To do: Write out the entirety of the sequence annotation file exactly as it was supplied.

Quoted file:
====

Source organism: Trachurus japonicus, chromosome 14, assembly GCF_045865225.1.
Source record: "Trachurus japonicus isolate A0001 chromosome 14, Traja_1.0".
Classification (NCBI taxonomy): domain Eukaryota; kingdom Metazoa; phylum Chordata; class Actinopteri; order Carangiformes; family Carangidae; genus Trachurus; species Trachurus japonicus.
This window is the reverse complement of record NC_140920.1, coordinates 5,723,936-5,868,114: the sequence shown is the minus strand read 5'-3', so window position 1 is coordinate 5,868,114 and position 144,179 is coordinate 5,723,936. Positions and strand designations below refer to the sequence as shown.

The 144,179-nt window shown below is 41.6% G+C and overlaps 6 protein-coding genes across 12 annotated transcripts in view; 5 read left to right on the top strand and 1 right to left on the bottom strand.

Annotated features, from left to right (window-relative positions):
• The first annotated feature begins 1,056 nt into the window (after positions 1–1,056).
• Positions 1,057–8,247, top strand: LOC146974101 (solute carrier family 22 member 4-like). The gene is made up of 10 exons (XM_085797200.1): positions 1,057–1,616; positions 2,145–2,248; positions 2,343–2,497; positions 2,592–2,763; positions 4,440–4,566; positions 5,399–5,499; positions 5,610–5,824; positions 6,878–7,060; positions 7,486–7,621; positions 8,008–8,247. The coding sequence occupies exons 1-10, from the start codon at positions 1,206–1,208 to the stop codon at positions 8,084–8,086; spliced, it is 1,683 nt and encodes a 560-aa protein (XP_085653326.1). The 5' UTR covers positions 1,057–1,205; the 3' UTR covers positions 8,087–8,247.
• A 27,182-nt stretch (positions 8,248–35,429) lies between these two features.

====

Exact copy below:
Source organism: Trachurus japonicus, chromosome 14, assembly GCF_045865225.1.
Source record: "Trachurus japonicus isolate A0001 chromosome 14, Traja_1.0".
Classification (NCBI taxonomy): domain Eukaryota; kingdom Metazoa; phylum Chordata; class Actinopteri; order Carangiformes; family Carangidae; genus Trachurus; species Trachurus japonicus.
This window is the reverse complement of record NC_140920.1, coordinates 5,723,936-5,868,114: the sequence shown is the minus strand read 5'-3', so window position 1 is coordinate 5,868,114 and position 144,179 is coordinate 5,723,936. Positions and strand designations below refer to the sequence as shown.

The 144,179-nt window shown below is 41.6% G+C and overlaps 6 protein-coding genes across 12 annotated transcripts in view; 5 read left to right on the top strand and 1 right to left on the bottom strand.

Annotated features, from left to right (window-relative positions):
• The first annotated feature begins 1,056 nt into the window (after positions 1–1,056).
• Positions 1,057–8,247, top strand: LOC146974101 (solute carrier family 22 member 4-like). The gene is made up of 10 exons (XM_085797200.1): positions 1,057–1,616; positions 2,145–2,248; positions 2,343–2,497; positions 2,592–2,763; positions 4,440–4,566; positions 5,399–5,499; positions 5,610–5,824; positions 6,878–7,060; positions 7,486–7,621; positions 8,008–8,247. The coding sequence occupies exons 1-10, from the start codon at positions 1,206–1,208 to the stop codon at positions 8,084–8,086; spliced, it is 1,683 nt and encodes a 560-aa protein (XP_085653326.1). The 5' UTR covers positions 1,057–1,205; the 3' UTR covers positions 8,087–8,247.
• A 27,182-nt stretch (positions 8,248–35,429) lies between these two features.